I didn’t have long to wait to find out how I would cope as we’d been warned that the second day was tough and it was another 9km further, making it a long hard day 2. It began with a sandy climb, followed by a series of small dunes during which I felt a hot spot form on my heel, which I could feel had immediately opened. I stopped as soon as possible to tape what was a raw but thankfully small open blister. The dunes soon levelled out and after a short distance there was a climb over Bou Laadam Jebel before we began our journey over the first endless stretch of vast emptiness that is characteristic of huge areas of the Sahara Desert. This long psychologically draining flat stretch continued over the horizon and seemed to go on forever and we were just a trail of insignificant dots lost among the landscape. In retrospect, my progress was much slower than it should’ve been but I eventually made it to CP1. More of the same followed to CP2 but rising temperatures and no escape from the scorching sun meant it was hot work to get there, requiring my first rest in a bivouac at a CP for a few minutes to cool down. I poured spare water over me & my clothing & set off again. From CP2 it remained flat & rocky providing good progress & as I started chatting to somebody this section passed quickly and I began to feel positive.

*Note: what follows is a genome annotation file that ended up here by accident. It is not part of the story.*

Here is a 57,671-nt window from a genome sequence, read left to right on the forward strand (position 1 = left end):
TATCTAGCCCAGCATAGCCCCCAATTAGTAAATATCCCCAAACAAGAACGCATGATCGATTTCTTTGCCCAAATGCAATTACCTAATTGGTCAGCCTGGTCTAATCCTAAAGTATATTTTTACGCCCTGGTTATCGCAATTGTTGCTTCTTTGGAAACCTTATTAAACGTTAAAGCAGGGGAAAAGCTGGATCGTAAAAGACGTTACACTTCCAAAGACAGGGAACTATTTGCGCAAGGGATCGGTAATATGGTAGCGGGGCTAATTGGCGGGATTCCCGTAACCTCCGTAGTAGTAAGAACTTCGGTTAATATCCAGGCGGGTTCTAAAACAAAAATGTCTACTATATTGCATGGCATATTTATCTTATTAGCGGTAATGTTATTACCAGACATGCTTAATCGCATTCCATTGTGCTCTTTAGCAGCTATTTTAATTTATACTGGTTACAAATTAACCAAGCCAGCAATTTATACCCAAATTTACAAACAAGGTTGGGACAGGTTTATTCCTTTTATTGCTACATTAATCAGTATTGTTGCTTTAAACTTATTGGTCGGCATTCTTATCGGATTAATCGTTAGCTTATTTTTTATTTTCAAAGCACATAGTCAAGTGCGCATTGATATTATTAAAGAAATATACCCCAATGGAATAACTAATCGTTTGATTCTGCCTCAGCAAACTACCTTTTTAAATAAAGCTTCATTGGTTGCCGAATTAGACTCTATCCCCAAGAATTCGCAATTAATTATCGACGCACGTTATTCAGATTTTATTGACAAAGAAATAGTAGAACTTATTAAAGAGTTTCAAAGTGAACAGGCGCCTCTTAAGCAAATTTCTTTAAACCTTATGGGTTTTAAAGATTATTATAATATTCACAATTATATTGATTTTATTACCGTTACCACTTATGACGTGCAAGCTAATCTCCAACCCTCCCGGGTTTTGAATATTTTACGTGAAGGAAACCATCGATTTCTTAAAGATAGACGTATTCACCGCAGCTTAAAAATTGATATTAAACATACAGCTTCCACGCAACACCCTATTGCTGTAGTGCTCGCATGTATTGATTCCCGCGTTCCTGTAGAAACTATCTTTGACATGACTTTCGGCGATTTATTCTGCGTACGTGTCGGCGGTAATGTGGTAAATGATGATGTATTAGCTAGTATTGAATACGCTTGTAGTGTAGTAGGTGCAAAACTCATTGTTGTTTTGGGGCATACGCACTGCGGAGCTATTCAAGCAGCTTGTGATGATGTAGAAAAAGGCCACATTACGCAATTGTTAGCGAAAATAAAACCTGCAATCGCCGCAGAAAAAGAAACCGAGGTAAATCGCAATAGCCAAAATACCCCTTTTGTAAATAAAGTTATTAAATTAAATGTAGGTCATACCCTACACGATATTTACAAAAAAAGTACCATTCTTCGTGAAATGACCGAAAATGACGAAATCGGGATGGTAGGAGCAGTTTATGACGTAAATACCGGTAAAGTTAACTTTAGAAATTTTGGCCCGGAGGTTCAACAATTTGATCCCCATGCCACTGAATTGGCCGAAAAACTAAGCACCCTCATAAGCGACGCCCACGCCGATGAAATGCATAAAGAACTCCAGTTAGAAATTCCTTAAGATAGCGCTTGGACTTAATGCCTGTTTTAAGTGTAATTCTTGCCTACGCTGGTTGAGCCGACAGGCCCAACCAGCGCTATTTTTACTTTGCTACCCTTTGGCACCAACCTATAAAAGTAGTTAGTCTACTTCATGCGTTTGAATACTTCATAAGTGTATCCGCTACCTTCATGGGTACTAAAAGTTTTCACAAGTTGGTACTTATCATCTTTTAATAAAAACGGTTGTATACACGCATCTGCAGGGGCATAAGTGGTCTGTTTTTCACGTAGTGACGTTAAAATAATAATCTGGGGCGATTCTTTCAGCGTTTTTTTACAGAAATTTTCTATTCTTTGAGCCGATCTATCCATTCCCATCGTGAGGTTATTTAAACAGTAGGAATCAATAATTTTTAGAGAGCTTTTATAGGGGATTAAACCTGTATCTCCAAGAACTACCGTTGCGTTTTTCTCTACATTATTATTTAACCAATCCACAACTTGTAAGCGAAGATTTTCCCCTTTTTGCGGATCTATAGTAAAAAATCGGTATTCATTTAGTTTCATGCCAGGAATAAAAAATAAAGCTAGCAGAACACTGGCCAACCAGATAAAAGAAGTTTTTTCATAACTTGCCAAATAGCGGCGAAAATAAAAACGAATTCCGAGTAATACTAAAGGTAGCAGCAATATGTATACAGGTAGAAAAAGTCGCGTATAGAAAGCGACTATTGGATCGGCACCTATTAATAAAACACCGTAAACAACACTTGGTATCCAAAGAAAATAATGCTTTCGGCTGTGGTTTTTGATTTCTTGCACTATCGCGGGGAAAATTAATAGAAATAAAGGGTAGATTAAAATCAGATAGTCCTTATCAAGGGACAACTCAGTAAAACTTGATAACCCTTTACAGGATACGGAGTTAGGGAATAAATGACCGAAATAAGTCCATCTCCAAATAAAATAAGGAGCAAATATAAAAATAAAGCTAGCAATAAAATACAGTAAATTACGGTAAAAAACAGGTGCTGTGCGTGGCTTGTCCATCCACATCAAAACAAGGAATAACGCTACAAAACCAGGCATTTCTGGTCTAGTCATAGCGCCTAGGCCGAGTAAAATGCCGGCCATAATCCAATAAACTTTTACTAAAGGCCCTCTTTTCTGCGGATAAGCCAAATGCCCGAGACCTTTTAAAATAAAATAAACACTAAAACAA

Unfortunately, it wasn’t to last & reaching a section of beautiful, but devastating sand dunes that rose incrementally I blew up in style as the increased effort to ascend each one & the heat bouncing off the sand literally burnt me up. Finally escaping this sandy sauna, we followed a stretch of single track winding ever closer to the dreaded El Otfal Jebel. Entering the stone gorge marking the start of the ascent was like stepping into a steam room. The sun was reflecting off the rocks and as the ascent began to get steeper, the effort increased again & my core temperature spiked. I had to stop regularly, desperately trying to hide from the sun in miniscule strips of shade in a futile attempt to cool down. The climb wasn’t that long, but it took 39mins to complete one mile before it finally angled out from among the rocks up over a sandy incline to the summit which provided breath-taking views in all directions.